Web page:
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With a contingent worldview, Obama can manage but not lead
Y. Stuart Nam April 4, 2011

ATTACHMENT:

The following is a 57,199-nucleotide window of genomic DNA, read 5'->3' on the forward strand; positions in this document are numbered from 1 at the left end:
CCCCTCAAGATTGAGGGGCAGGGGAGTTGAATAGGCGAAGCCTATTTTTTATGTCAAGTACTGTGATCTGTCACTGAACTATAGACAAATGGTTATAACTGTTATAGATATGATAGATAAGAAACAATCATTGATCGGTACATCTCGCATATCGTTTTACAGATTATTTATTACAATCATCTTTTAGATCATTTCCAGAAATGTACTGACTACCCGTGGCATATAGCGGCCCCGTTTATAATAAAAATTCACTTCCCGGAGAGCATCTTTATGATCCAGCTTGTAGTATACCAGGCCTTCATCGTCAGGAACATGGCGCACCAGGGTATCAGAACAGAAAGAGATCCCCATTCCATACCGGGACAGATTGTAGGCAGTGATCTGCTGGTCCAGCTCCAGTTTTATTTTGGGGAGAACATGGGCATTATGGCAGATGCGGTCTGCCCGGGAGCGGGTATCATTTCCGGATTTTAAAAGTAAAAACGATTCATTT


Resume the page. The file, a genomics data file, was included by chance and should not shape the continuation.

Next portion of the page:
In his televised speech on Libya,1 Obama upheld a grandiose ideal of America as a moral savior for the world, an image Americans of the Regan era loved despite its mostly contradictory history. But this time, most Americans are too tired to be inspired by Obama’s idealism, which feels awkwardly out of place today. Removing Gadhafi might be in the legitimate national interest – and maybe even a noble humanitarian cause – of America and its European allies. But if this is indeed the case, the American president should articulate this rationale to his people in a more forthright manner rather than citing ambiguous moral conscience as a compelling reason for military intervention. Failing that, Obama’s harsh criticism of Bush’s wars echoes with hypocrisy. A president elected largely because of Americans’ yearning to end the wars, Obama ironically intensified one and started a third, following Bush in an eerily similar rhetorical fashion (see Michael D. Shear’s “Echoes of Bush in Obama’s Libya Speech”2 ). Obama denounced Bush